Rob Lichty
MEDdesign

The Beauty of Nature

Rob Lichty

This week we explore the collected knowledge of work by three research institutes (National Academy of Sciences, Seoul National University and UC Santa Barbara) to image possibles within our medical device design and development applications.

This article presents the work of three research institutes (National Academy of Sciences, Seoul National University and UC Santa Barbara) that were presented in 2012. We will explore their collected knowledge without alluding to their presupposed uses. In this way, it is easier to imagine the potential technologies to your own application(s). Contact information is provided should anyone wish to start the New Year off with a bang and approach the researchers with a potential collaboration.

The Microstructure of North American Porcupine Quills

The Microstructure of North American Porcupine QuillsGoogle “porcupine attack” and check out the images – especially that poor pooch with over 1300 quills sticking out of its face and neck! Yep, that’s gotta’ be good for something! At least a team from the National Academy of Sciences thought so.

What they found was that the micro-barbs on porcupine quills accomplish two major functions (in Biomimcry speak –> Muli-Functional Design). One, the barbs obviously are pretty darned hard to pull out (high tissue adhesion). The team found that the prevent removal of the quill to the point that flesh is stuck in the barbs when the quill is removed. Two, the unexpected result is that the barb geometry also allows easier penetration of the quill. Apparently the barbs located in the region of the quill where the quill diameter increases rapidly create localized stresses in the tissue being entered. These stress concentrations allow the barbs to more readily cut the tissue and thus reducing penetration forces. For more information refer PNAS magazine December 26, 2012 vol. 109 no. 52, or to the web page, for more information or to contact the authors.

On the (Beetle’s) Wings of Inspiration

Kahp-Yang Suh and his team from the Seoul National University noticed how the microhair on beetles’ wings and body interlock. It is exceedingly easy to lift the wings straight off the body when it is time to fly. Conversely, when the wings are down for terrestrial transport the microhairs keep them from moving laterally by creating a large shear force. I can think of hundreds of uses for that technology alone. They went one large step further.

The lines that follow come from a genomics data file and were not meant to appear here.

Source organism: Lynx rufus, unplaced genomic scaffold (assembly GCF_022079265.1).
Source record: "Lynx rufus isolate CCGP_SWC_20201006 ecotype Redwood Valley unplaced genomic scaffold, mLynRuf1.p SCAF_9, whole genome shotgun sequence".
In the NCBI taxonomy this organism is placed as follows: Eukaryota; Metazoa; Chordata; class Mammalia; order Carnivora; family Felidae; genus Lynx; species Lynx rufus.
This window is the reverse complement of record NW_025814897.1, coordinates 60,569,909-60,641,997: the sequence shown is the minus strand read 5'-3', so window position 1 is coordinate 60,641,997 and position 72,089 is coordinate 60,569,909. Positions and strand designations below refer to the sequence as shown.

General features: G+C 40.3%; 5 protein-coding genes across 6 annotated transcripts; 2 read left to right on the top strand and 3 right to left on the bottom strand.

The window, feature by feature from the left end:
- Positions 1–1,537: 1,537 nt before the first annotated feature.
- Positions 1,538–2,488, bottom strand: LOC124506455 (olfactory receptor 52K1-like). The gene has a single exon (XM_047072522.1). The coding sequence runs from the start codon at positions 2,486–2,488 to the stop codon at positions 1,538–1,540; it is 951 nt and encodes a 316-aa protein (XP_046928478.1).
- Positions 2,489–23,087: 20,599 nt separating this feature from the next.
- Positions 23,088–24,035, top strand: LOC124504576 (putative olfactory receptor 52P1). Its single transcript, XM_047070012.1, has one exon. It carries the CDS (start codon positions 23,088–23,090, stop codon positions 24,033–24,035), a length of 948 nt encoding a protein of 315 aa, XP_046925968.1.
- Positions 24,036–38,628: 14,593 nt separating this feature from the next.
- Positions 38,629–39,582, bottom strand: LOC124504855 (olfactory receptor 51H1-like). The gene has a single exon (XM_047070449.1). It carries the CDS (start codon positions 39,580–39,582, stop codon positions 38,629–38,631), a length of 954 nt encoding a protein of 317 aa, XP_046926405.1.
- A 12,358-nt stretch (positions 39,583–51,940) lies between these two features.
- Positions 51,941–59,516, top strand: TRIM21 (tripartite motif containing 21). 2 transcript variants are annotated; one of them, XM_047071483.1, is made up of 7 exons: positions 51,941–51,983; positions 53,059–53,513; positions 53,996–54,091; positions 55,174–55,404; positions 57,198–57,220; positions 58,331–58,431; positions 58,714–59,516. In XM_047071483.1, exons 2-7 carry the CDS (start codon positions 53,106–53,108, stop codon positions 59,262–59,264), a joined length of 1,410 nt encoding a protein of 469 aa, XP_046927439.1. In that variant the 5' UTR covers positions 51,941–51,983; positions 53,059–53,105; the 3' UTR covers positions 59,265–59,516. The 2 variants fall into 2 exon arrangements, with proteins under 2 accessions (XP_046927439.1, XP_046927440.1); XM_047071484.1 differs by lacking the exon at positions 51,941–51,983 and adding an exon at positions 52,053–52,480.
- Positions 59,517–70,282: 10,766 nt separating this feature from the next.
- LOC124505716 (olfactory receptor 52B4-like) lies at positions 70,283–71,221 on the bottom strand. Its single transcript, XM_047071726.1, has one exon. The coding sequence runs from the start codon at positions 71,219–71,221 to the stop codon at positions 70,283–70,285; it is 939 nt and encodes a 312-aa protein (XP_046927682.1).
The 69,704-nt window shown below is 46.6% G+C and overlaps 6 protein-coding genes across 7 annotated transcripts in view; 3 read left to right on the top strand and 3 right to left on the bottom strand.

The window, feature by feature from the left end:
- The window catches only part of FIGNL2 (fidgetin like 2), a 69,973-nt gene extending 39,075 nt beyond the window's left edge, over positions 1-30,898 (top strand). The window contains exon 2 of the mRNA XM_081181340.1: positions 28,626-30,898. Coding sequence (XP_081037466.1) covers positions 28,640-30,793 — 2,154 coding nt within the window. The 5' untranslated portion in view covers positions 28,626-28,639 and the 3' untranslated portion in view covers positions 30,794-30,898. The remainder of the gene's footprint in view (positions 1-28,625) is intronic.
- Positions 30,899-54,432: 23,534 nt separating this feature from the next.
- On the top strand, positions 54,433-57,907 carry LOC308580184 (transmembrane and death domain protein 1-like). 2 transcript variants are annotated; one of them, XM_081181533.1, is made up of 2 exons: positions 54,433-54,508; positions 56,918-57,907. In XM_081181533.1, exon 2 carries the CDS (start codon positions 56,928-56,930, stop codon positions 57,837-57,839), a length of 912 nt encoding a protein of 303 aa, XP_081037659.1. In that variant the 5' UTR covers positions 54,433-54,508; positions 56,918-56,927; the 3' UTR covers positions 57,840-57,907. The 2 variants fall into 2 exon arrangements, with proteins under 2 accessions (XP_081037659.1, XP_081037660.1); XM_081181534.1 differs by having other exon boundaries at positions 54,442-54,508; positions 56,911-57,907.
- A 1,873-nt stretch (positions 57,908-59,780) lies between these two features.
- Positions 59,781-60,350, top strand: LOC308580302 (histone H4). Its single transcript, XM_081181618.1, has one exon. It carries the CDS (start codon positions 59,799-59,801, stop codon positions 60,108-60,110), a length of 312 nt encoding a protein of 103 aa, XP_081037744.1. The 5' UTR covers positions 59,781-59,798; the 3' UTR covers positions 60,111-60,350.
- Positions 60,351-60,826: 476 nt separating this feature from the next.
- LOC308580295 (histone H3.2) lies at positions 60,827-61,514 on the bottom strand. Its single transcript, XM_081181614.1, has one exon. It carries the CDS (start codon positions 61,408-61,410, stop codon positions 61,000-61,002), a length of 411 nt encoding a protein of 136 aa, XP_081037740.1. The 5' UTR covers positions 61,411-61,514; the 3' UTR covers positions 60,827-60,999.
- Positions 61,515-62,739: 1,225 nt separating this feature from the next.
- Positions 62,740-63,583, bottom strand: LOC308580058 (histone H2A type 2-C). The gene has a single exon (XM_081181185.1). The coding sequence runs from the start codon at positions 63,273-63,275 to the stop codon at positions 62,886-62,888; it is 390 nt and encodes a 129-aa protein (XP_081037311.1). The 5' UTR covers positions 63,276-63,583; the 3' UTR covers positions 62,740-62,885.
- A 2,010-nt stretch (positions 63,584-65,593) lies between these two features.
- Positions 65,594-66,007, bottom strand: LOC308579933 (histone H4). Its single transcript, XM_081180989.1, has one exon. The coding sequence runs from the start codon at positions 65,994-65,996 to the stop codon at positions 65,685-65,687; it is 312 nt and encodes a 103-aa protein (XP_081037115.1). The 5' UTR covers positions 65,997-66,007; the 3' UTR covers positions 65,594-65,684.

The University team looked at the interwoven structure of the hairs and saw a strain gauge! They have developed a strain gauge that can robustly provide repeatable data for up to 10k cycles. The sensors are flexible (like skin) and can detect pressures, shears or torsion small enough to detect a bug walking, the impact of a water droplet or a heartbeat. For more information read Nature Materials 11, pages 795–801 (2012) or the web page, which has detailed information available as well as videos that go along with the Supplementary Information. There is also a contact form there allowing you to correspond with Kahp-Yang Suh.

Sensitivity is Important to Being Dynamic

A group in the chemistry department at UCSB, headed up by Kevin Plaxco, realized that the main issue with biosensors is their precision. Generally speaking, high precision requires a narrow dynamic range of what is being sensed. Unfortunately, typical biological molecule binding events require the monitoring of a much larger range than most sensors can handle.

Nature optimizes by utilizing sensing molecules that respond to both a wide and fine range of target concentrations; this is accomplished by using an array of receptors that react differently to (have differing affinities to) their common target/concentrations. These sensor arrays can be designed to accurately monitor large dynamic ranges and even have non-reactivity to a certain range (or ranges) inside the target window. This allows you to either sense everything within a particular range or sense everything outside of a particular range (only notifying you when you are above or below your required target range).  For more information, see the UCSB web page or contact Andrea Estrada at UCSB at 805-893-4620. 

Happy New Year and best of luck with all of your design opportunities in 2013!

References:

  1. Microstructured barbs on the North American porcupine quill enable easy tissue penetration and difficult removal, Woo Kyung Cho, James A. Ankrum, Dagang Guo, Shawn A. Chester, Seung Yun Yang, Anurag Kashyap, Georgina A. Campbell, Robert J. Wood, Ram K. Rijal, Rohit Karnik, Robert Langer, and Jeffrey M. Karp; PNAS December 26, 2012 vol. 109 no. 52 21289-21294. 
  2. A flexible and highly sensitive strain-gauge sensor using reversible interlocking of nanofibres, Changhyun Pang, Gil-Yong Lee, Tae-il Kim, Sang Moon Kim, Hong Nam Kim, Sung-Hoon Ahn & Kahp-Yang Suh, Nature Materials, Nature Materials 11, 795–801 (2012). 
  3. Chemists Mimic Nature to Design Better Medical Tests, UC Santa Barabara. 

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